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Our mania for measuring (& re-measuring) well-being

Posted date: 
Tue, 09/17/2013
Source of the information: 
The Hindu Business Line

Nobel Prize-winning economist Joseph E. Stiglitz found himself stumped. Last February, speaking by video link to the Scottish Parliament’s economy committee, Stiglitz was asked by a lawmaker what he thought of the Legatum Prosperity Index. “I’m not sure I know the details,” replied the baffled Columbia University professor. “There are a lot of indices out there.”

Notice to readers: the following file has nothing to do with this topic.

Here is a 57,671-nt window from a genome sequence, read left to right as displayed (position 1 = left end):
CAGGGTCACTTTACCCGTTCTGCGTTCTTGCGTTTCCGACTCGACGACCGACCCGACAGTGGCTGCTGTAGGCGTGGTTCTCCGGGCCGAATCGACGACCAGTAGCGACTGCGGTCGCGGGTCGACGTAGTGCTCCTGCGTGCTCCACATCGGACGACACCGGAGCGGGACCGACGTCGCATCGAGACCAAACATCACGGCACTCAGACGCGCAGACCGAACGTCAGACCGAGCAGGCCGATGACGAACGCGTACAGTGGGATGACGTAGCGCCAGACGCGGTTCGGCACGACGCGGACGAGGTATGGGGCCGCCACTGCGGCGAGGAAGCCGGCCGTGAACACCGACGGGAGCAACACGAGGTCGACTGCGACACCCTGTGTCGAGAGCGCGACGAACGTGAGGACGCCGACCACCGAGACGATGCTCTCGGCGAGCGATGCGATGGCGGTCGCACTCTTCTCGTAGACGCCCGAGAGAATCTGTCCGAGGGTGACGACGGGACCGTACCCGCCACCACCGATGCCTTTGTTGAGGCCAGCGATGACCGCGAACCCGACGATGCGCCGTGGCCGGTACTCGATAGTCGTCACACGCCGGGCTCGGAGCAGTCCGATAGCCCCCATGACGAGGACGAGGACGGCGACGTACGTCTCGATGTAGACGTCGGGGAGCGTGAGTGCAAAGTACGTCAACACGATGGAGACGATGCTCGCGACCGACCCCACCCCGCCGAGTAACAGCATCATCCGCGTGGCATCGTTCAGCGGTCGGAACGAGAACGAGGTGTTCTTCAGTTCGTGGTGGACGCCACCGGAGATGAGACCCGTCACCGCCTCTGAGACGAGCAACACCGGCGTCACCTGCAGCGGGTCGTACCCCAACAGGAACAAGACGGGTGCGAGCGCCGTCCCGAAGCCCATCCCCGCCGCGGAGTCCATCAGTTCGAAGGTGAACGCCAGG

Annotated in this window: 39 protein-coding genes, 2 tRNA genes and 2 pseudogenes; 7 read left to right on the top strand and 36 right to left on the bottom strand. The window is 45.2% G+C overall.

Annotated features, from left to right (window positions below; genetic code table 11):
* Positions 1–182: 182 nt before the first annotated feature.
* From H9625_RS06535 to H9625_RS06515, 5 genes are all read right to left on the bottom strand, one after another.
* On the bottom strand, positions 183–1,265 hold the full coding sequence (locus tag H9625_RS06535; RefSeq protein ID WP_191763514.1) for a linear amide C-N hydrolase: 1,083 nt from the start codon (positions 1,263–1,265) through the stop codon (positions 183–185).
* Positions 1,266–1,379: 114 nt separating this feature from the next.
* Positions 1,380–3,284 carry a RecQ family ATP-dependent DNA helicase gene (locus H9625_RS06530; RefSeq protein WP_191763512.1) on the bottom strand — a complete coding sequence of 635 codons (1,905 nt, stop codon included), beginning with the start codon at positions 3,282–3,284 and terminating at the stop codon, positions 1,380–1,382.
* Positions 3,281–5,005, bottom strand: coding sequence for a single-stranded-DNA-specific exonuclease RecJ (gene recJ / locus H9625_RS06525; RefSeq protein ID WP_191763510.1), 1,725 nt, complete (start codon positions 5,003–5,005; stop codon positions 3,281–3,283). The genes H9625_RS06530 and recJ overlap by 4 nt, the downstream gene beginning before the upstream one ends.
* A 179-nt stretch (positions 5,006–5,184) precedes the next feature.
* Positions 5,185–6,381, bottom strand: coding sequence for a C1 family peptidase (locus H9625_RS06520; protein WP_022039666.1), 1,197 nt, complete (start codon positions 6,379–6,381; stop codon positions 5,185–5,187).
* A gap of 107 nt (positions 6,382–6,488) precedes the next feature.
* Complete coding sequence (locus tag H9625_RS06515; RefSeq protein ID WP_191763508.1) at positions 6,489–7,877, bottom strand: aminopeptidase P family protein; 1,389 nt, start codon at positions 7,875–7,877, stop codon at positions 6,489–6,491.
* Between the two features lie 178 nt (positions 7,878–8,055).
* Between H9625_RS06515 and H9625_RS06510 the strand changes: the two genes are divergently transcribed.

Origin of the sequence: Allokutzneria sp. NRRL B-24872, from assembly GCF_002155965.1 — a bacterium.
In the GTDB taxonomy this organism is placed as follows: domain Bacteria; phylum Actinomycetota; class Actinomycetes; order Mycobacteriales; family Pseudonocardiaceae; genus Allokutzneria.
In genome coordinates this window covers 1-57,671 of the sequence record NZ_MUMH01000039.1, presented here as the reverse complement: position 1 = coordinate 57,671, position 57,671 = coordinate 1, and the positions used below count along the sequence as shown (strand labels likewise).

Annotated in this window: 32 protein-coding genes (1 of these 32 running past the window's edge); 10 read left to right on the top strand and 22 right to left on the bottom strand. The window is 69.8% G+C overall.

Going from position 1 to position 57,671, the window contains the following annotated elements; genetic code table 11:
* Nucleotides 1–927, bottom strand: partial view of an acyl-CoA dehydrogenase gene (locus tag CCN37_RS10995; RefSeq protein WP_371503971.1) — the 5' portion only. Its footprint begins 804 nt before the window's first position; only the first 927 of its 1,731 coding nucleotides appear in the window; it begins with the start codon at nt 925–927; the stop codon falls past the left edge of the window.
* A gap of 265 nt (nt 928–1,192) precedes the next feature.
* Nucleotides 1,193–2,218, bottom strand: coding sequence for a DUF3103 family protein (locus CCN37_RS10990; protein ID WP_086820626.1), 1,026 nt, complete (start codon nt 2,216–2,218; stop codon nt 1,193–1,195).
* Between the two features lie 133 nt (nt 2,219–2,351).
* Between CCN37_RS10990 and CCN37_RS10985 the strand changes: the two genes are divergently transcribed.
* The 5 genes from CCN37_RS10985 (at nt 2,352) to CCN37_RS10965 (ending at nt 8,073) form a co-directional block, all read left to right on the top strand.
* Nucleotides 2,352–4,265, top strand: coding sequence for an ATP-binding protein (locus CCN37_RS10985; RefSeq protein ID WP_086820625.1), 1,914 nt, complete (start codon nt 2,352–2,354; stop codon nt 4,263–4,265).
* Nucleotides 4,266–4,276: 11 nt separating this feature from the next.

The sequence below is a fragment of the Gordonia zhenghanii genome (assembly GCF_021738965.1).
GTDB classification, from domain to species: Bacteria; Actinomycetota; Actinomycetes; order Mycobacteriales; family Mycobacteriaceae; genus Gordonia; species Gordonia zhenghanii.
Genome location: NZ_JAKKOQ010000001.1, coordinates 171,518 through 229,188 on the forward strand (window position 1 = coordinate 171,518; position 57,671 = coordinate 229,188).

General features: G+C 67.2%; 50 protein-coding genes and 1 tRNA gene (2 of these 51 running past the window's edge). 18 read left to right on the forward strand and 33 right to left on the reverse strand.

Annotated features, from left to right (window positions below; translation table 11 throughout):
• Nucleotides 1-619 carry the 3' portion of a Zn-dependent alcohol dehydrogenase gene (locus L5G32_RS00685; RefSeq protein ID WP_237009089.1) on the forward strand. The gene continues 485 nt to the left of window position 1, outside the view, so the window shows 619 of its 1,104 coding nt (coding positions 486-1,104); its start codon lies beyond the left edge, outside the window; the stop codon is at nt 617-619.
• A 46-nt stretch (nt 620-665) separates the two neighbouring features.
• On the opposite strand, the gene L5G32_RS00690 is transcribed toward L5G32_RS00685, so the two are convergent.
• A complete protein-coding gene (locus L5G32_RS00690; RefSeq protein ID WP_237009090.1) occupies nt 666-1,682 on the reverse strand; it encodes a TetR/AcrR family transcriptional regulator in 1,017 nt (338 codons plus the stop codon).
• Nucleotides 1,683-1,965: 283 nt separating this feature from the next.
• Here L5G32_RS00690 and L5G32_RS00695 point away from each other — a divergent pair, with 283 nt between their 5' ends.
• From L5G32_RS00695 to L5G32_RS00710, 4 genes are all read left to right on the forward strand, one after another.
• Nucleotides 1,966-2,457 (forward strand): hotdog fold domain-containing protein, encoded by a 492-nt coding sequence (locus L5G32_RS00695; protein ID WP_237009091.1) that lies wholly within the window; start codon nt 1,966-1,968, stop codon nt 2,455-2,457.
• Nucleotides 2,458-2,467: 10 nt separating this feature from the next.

Indeed. While I might have wished that Stiglitz knew about that particular one (I’m the President of the Legatum Institute, which publishes the Prosperity Index — and he knows about it now!), it’s a fact that recent years have brought an avalanche of indices for measuring the relative strengths of nations and their progress (or decline) over time. This is important not only for economists who care about development but also for executives who head globalising firms. As someone who has spent an inordinate amount of time studying these indices and the methodologies behind their conflicting rankings, I offer four things to keep in mind.  (...)